Nostradamus-Prophet or Fraud?

I have read a few of these “quatrains” and I find them totally devoid of any meaning (that I can decipher). My question is, when did people decide that these verses were prophecies of the future? They don’t make any sense at all-perhaps they are coded in some way?
Anyway, Nostradamus was very well regarded during his life-he was (I believe) fairly well off. So we must accept that either:

  1. his prophecies made sense to the people of his time
    OR 2) his verse were not intended to be prophecies; they were instead some kind of political commentary, relevant to his time and place.
    To me, you have to be extraordinarily creative to find anything resembling predictions in this stuff-I mean “Hister” = “Hitler”?? Or identifying Napoleon with this one :”…he raises and depresses the priests like water a sponge”.
    I know that these criticisms are widely known-I’m just wondering if the people of his time were as foolish as today-clearly the “Quatrains’ were meant to mean something, but just what isn’t clear.

This appears to be a question with a factual answer (what was the historical reaction by others to his publications?) rather than a Great Debate, so I am going to pass it over to General Questions. (I don’t think there are many of his believers on the SDMB, so i don’t think there would be much of a debate. You can also check out the Wiki article.)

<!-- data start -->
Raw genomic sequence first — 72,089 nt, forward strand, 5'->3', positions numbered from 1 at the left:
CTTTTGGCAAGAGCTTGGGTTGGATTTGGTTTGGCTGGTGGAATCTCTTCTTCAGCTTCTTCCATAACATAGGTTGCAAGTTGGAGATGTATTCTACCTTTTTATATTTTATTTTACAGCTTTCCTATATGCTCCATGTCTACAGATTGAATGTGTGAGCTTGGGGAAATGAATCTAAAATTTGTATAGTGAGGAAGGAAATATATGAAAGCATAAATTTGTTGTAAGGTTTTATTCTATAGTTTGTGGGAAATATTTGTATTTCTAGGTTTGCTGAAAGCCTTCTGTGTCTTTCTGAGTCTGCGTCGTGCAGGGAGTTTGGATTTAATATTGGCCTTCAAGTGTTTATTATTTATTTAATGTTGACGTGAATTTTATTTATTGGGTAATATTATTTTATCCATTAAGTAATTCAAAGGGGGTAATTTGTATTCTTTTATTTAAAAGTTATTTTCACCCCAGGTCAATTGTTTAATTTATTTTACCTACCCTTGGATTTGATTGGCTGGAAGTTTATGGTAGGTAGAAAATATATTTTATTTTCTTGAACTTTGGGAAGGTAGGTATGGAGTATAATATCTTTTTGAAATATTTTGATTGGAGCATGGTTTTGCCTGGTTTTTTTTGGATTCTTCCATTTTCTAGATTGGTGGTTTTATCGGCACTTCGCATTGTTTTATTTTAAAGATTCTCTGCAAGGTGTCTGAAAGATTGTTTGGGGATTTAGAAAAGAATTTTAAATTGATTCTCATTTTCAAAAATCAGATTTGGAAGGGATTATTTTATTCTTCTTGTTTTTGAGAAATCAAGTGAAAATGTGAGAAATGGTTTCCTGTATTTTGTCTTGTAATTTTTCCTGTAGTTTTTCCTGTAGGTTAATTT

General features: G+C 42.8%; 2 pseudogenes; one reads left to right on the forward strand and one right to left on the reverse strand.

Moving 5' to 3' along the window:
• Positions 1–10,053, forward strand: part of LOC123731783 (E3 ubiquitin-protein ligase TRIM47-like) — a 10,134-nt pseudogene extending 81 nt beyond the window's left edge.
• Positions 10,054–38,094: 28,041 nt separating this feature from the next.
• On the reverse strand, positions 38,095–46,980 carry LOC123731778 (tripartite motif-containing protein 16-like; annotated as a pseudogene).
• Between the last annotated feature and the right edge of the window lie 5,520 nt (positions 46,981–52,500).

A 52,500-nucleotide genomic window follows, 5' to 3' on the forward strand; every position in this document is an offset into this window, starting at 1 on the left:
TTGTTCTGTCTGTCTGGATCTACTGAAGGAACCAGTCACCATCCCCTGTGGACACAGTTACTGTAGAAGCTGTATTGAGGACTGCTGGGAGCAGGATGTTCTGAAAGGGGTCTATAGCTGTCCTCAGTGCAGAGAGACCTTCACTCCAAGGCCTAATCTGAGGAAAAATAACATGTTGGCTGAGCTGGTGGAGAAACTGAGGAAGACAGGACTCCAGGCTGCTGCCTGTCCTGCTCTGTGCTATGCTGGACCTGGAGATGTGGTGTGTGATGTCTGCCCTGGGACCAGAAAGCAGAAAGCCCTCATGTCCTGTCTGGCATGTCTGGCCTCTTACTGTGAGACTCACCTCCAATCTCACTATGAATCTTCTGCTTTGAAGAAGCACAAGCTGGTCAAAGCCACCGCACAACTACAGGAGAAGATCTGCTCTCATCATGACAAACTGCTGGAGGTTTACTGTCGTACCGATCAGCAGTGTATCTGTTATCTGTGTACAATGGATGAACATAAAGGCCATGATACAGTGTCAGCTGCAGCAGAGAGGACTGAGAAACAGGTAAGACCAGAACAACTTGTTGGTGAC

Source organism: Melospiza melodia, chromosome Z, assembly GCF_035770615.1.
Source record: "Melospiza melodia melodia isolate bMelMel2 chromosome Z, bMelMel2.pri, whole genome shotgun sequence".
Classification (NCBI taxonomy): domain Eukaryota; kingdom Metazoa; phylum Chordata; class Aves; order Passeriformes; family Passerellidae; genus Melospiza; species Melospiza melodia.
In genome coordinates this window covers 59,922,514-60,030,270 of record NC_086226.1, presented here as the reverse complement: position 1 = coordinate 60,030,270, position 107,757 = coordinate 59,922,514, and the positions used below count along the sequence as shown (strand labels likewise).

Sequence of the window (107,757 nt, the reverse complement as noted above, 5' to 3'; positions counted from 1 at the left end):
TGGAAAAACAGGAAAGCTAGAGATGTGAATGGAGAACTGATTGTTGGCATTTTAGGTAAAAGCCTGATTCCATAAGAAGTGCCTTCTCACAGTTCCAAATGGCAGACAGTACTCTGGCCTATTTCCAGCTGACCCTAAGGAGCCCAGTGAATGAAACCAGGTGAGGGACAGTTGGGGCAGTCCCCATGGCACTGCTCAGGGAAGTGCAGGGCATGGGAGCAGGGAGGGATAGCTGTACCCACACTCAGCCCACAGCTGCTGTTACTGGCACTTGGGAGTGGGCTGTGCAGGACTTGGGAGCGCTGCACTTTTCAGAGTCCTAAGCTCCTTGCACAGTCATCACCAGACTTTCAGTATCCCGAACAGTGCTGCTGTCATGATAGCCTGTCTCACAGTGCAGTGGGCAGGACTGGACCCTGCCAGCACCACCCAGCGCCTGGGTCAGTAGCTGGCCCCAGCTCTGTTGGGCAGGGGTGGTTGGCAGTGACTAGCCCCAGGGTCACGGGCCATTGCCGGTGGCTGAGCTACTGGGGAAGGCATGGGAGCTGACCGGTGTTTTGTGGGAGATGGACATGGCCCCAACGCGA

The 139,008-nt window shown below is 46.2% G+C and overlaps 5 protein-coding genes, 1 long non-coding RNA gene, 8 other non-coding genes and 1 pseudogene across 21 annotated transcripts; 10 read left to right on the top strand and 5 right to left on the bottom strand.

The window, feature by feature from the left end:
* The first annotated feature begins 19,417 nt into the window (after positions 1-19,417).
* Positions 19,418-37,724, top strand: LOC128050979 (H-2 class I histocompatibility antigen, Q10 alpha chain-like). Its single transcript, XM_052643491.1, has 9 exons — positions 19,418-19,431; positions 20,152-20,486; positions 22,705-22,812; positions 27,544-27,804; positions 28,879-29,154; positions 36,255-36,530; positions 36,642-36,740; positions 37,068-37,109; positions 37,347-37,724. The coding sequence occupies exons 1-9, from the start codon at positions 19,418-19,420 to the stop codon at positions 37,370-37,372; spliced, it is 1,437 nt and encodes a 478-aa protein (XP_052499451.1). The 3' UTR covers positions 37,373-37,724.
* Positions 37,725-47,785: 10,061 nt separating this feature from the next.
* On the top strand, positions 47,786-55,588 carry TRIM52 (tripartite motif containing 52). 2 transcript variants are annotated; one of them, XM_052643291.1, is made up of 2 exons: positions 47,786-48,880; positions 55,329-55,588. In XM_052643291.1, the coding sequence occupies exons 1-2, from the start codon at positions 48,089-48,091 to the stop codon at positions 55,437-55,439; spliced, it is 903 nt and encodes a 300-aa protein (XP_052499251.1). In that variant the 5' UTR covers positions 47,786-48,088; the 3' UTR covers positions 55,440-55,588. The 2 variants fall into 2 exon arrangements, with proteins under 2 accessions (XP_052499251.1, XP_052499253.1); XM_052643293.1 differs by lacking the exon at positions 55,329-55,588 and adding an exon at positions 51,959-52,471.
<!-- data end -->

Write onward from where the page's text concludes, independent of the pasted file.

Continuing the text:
[ /Moderating ]

C.S. Lewis asserted that logically, Jesus must have been either a madman, a liar, or our Lord. C.S. Lewis was wrong. He overlooked the possibility Jesus was simply mistaken.

Unca Cecil’s column

I think mistaken falls under madman. To make the claims he made and them not to be true, he’d have to be insane.

Doubtless when they first read them in Les Propheties de M. Michel Nostradamus. In other words, they were marketed from the start as prophecies. (Not that this rules out the possibility that they were actually political commentary.)

Here’s a thread on the subject that I found interesting. The OP was pretty well-versed in the original texts.

I had forgotten the earlier thread. As i say, it is strange that contempories of Nostradamus didn’t criticize him more-there is no way that this stuff has any meaning, even if you contort the words and meanings. Or were people entertained by this rubbish, much as people read astrology columns today?

Lewis missed an important fourth possibility:

  • madman
  • liar
  • our Lord
  • grossly misrepresented and misquoted through oral history and selective canonization of records

…any guess which one I subscribe to? :wink:

The earlier thread, Nostradamus, the man who predicted NOTHING! has now been revived in GD [grumble, grumble] so please recall which Forum you are in and post appropriately.

[ /Moderating ]